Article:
Rep. Chris Collins (R-N.Y.) is expected to plead guilty to insider trading later this week. A change of plea hearing was scheduled for Collins on Tuesday and Collins’s alleged co-conspirators will change their pleas on Wednesday.
Collins was indicted in August 2018 by the U.S. Attorney for the Southern District of New York (SDNY). According to the 30-page indictment, the alleged insider trading scheme involved multiple members of Collins’s family. Also named in the original indictment are the congressman’s son, Cameron Collins, and his in-law through marriage, Stephen Zarsky, the father of Cameron Collins’ spouse.
As Law&Crime reported at the time, Collins was already under investigation–and knew he was under investigation–when the alleged insider trading scheme went into operation.
In January 2017, Collins was overheard by reporters while he was using his cellphone in the halls of Congress. The congressman appeared to be bragging about his ability to call publicly-traded stocks. Collins reportedly said, “Do you know how many millionaires I’ve made in Buffalo the past few months?”
In April 2017, the Daily Beast reported on Collins’ ties to Innate–an Australia-based pharmaceutical company–and noted that “Collins’s children, his chief of staff, and a score of campaign donors” purchased shares in the company apparently based on Collins’ advocacy. Eventually those stock prices tripled.
Collins himself eventually grew weary of all the press his relationship with Innate and the stock market was getting. The SDNY indictment also included an email from the congressman regarding the coverage of his family, their money moves and his position with Innate. Collins wrote, “We want this to go away.”
Instead, the Office of Congressional Ethics (OCE) took a long look at Collins, his family and their finances.
In October 2017, the OCE referred the matter to the official House Ethics Committee. That referral notes:
Representative Collins is a board member of Innate Immunotherapeutics Limited (“Innate”) and holds stock in the company. Representative Collins may have shared material nonpublic information in the purchase of Innate stock. If Representative Collins shared material nonpublic information in the purchase of Innate stock, then he may have violated House rules, standards of conduct, and federal law.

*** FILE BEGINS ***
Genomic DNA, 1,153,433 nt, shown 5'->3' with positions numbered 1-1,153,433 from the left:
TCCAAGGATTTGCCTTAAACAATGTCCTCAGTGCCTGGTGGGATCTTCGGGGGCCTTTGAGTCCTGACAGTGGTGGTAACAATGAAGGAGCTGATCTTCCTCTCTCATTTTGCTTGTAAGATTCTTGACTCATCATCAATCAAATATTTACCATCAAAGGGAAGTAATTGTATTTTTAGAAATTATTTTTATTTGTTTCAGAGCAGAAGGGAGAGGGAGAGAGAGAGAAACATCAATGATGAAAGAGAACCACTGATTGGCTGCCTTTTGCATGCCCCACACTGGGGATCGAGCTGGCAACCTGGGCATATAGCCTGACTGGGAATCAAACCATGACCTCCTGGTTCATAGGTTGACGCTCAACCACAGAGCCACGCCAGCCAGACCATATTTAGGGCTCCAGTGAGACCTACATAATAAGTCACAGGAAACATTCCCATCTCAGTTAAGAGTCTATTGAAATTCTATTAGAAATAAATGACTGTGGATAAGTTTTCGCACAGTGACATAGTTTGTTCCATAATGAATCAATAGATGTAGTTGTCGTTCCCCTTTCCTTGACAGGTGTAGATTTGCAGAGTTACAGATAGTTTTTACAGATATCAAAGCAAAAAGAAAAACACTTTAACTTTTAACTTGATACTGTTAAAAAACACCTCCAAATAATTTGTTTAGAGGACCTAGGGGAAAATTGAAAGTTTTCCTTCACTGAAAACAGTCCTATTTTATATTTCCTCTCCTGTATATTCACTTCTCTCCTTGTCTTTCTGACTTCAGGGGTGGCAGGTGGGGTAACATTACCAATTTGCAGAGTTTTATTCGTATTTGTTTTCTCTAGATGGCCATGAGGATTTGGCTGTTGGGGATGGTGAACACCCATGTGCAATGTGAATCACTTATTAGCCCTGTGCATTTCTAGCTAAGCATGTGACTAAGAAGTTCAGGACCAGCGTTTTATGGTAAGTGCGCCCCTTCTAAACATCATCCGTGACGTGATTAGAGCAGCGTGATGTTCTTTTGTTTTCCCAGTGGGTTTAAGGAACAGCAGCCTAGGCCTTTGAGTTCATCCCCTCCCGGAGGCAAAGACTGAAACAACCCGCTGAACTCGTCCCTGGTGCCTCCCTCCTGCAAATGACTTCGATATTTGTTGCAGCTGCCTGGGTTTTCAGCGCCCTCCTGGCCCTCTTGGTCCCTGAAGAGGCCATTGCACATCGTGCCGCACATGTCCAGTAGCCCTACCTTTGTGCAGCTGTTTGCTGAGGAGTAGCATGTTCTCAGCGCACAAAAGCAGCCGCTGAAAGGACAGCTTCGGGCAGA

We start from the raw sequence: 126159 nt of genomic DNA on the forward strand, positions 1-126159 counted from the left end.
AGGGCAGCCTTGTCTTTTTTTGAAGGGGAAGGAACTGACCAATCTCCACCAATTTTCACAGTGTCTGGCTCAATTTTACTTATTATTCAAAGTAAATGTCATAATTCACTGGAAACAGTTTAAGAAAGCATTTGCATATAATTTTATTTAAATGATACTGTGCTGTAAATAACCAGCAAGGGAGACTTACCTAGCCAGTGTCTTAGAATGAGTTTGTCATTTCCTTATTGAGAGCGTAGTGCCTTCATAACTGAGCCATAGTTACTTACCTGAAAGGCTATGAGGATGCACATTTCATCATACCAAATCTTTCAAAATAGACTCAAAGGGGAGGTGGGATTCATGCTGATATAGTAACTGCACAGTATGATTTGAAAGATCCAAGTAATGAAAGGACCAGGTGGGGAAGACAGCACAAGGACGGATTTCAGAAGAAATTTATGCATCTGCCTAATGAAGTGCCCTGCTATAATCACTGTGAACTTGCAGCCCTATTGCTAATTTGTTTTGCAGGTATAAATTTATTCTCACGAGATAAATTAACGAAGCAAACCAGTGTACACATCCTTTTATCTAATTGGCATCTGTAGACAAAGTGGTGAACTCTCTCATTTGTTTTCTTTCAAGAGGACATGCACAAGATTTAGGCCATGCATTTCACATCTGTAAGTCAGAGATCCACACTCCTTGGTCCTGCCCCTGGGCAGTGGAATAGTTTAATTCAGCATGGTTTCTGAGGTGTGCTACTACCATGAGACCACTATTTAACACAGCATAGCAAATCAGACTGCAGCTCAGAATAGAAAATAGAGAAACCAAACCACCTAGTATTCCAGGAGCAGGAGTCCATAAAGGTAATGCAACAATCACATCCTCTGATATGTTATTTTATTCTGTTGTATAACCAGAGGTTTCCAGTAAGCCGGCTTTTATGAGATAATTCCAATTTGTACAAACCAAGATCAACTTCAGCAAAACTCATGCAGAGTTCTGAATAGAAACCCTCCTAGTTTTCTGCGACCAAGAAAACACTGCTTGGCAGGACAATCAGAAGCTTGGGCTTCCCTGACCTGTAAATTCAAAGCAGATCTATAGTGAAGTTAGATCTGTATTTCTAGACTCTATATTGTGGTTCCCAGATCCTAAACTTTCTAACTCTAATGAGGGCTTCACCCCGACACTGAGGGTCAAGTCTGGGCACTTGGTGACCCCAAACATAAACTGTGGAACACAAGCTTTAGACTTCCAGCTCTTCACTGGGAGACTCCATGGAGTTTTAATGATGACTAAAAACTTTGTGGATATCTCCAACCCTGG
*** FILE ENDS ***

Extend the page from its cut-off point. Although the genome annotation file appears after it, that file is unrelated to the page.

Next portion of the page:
Representative Collins may have also purchased discounted Innate stock that was not available to the public and that was offered to him based on his status as a Member of the House of Representatives. If Representative Collins purchased discounted stock that was not available to the public and that was offered to him based on his status as a Member of the House of Representatives, then he may have violated House rules, standards of conduct, and federal law.
After that, then-Rep. Louise Slaughter (D-N.Y.) asked the Securities and Exchange Commission (SEC) to investigate her colleague’s trading behavior. The SEC eventually worked in conjunction with the SDNY and the Federal Bureau of Investigation on the charges against Collins and his family.
The three shared 13 distinct counts, including: conspiracy, securities fraud, wire fraud and making false statements to law enforcement. Each of the defendants originally pleaded not guilty. Upon his arrest, Collins said, he would “continue to fight the meritless charges brought against me and I look toward to having my good name cleared of any wrongdoing.”
Collins, who was the first member of Congress to endorse then-nominee Donald Trump for president, narrowly defeated Democratic challenger Nate McMurray in 2018–winning by less than a percentage point. McMurray plans a rematch against Collins in 2020.
[image via Win McNamee/Getty Images]